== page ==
The Wolfsberg Group has published an update to their original Due Diligence Questionnaire for Correspondent Banking.
The DQQ is designed to enable financial institutions (FIs) to meet an enhanced “reasonable” standard of due diligence rather than minimum due diligence. The updated DDQ will allow FIs to obtain an increased level of understanding of their existing and prospective correspondent banking relationships and it is expected that the DDQ will be satisfactory in most situations, having regard for exceptional cases.
This updated version of the DQQ is a significant enhancement to the previous version, increasing the number of questions to 110 from the original 28. The questionnaire has been expanded to capture information relating to a respondent’s control environment, particularly in areas such as anti-bribery and corruption, measures to tackle terrorism financing, and sanctions controls.
The updated CBDDQ is expected to be fully adopted by the end of 2019. Each financial institution is required to manage the implementation in-line with its own individual risk tolerance and policy management processes.
Fenergo looks forward to discussing the DDQ further in the AML Working Group.
National Beneficiary Registers
The 5th Anti-Money Laundering Directive (5AMLD), which came into effect on July 6th, broadens the scope of the 4th EU AMLD’s mandated establishment of beneficial registers in all EU member states. Article 30 of the 4th AMLD states that the registers must be accessible to all competent authorities, financial investigation units, or in a situation in which a legitimate interest can be demonstrated. Member States have until January 10, 2020, to implement the directive into national law.
Globally, there are currently 23 existing National Registers, 15 ongoing implementations, 8 countries committed to establishing a register, with one country postponing.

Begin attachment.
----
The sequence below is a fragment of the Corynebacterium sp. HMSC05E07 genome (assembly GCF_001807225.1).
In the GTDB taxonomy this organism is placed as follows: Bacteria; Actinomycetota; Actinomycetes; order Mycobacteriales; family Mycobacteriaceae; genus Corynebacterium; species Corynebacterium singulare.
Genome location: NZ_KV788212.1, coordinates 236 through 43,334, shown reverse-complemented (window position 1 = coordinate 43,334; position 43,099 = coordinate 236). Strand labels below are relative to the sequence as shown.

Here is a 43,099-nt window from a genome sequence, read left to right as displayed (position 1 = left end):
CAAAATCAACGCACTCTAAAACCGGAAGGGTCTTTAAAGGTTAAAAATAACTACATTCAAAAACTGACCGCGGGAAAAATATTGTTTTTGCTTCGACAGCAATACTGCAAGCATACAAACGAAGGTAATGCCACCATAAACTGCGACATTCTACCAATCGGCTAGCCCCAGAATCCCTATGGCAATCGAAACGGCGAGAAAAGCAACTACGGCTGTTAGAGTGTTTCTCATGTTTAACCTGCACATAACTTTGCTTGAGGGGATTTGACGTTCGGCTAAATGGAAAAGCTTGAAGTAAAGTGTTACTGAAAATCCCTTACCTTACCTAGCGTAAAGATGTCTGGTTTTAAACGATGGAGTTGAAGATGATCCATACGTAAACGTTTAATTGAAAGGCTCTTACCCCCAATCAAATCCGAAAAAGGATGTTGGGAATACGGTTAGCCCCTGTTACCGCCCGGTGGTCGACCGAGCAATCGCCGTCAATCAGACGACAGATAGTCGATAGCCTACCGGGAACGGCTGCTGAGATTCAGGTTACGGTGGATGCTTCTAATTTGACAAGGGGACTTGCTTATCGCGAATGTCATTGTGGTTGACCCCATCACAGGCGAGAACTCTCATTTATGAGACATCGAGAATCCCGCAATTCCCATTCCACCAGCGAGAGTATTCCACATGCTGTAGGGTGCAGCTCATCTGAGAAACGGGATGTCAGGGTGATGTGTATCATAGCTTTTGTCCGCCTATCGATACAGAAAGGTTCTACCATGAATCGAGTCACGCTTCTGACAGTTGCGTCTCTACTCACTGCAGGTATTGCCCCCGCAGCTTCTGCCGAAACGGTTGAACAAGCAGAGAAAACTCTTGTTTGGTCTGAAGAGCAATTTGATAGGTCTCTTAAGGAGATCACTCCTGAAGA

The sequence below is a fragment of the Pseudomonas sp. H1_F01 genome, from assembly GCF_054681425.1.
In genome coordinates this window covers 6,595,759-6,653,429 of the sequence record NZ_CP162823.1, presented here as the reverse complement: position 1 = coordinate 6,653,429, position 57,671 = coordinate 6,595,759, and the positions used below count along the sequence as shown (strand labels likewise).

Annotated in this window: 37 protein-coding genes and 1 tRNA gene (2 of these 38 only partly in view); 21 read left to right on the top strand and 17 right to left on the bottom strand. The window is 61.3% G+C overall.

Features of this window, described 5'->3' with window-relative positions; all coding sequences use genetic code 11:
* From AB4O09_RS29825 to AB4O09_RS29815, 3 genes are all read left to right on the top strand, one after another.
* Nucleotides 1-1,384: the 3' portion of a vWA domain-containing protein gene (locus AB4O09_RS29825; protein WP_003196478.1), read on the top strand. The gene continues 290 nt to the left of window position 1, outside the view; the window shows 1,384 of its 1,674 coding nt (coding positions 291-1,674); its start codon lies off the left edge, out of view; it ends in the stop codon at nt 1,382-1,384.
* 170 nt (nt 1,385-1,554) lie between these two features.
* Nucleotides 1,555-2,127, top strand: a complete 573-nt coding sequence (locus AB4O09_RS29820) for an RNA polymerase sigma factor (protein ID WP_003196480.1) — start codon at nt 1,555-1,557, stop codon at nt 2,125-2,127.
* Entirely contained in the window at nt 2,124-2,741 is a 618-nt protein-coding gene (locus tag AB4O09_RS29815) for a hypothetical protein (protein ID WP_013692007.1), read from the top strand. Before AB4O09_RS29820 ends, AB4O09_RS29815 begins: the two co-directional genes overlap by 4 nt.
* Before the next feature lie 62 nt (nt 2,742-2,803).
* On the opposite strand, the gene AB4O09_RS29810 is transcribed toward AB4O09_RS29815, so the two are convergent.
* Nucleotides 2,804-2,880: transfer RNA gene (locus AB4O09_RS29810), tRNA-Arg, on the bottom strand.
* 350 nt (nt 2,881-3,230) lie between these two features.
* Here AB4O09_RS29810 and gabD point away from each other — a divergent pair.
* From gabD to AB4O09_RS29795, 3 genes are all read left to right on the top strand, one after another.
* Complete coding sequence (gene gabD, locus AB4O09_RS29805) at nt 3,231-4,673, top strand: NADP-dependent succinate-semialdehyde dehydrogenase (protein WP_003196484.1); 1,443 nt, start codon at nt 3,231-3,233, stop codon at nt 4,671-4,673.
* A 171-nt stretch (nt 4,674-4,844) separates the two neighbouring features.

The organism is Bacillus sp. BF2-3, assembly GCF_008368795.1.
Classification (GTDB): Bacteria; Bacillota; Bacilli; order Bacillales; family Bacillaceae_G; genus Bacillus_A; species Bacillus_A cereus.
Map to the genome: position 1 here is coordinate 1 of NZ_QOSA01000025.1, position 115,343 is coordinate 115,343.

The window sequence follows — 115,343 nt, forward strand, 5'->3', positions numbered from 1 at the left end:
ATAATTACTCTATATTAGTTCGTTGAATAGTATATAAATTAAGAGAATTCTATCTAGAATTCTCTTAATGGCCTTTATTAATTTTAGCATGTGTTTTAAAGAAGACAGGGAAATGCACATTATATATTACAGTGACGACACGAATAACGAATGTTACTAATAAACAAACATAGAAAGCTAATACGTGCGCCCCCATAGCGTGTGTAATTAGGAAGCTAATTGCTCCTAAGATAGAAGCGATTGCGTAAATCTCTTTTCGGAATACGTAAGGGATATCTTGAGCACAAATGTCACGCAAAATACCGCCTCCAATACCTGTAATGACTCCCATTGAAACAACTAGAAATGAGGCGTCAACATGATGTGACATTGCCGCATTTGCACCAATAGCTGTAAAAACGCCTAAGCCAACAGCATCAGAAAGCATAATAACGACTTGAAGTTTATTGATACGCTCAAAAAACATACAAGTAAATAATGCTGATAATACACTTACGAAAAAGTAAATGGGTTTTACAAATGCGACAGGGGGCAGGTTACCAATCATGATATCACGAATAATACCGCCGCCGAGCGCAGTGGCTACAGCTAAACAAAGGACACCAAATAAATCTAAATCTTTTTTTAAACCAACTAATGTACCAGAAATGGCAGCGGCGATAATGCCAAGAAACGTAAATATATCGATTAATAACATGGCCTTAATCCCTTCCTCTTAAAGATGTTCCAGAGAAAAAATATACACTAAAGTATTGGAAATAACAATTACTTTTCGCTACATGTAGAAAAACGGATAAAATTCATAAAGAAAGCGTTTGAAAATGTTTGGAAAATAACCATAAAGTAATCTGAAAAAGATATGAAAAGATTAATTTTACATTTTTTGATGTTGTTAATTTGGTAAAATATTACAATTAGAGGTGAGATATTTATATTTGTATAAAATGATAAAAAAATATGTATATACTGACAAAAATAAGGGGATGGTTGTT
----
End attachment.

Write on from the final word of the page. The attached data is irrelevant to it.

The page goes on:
The UK introduced the “People with Significant Control” (PSC) register in 2016, requiring all companies to file information relating to individuals who could influence or control a company. The Sanctions and Anti-Money Laundering Bill now obliges all British Overseas Territories to introduce public registers of beneficial ownership by the end of 2020. The requirement does not extend to the Crown Dependencies.
Australia has committed to improving transparency of information in relation to beneficial ownership and control of companies in order to assist authorities in addressing illegal activities of tax evasion, money laundering, corruption, and terrorist financing.
Japan also made commitments to implement G20 Principles on Beneficial Ownership Transparency and set out an action plan to meet these commitments. However, Transparency International issued a report in April criticizing a number of countries, including Japan, for continuing to have “weak” or “average” legal frameworks for transparency. TI also noted that while some G20 countries are behind in their efforts, Afghanistan, Ghana, and Nigeria have been progressing with the implementation of their own public registers.
In the US, the November 2017 draft of the Counter Terrorism and Illicit Finance Act (HR 6068) originally contained provisions in relation to beneficial owners to FinCEN at formation. However, the current draft has eliminated these provisions and, as a result, the AML reform bill stalled in Congress in June 2018.
The Fenergo Regulatory Compliance team has prepared a global overview of the uptake of national beneficial registers.
Among the highlights of Regulatory Forums, in the Global Regulatory Forum, the team presented overviews on the Working Groups for MiFID II, Data Privacy and AML. One of the main regulatory items discussed was an update on Chinese and Mexican Data Privacy. Milestones for the half-year included rolling out compliance functionality for GDPR and FinCEN (both in May).
At the APAC Regulatory Forum, the team presented additional updates on Royal Commission and China Cyber Security Law. In addition, the team outlined the China Banking Regulatory Commission’s (CBRC) recent data governance guidelines which encourage financial institutions to improve their data security frameworks, appoint Chief Data Officers and ensure that boards of directors take responsibility.
Click below to view the regulatory timeline for 2018-19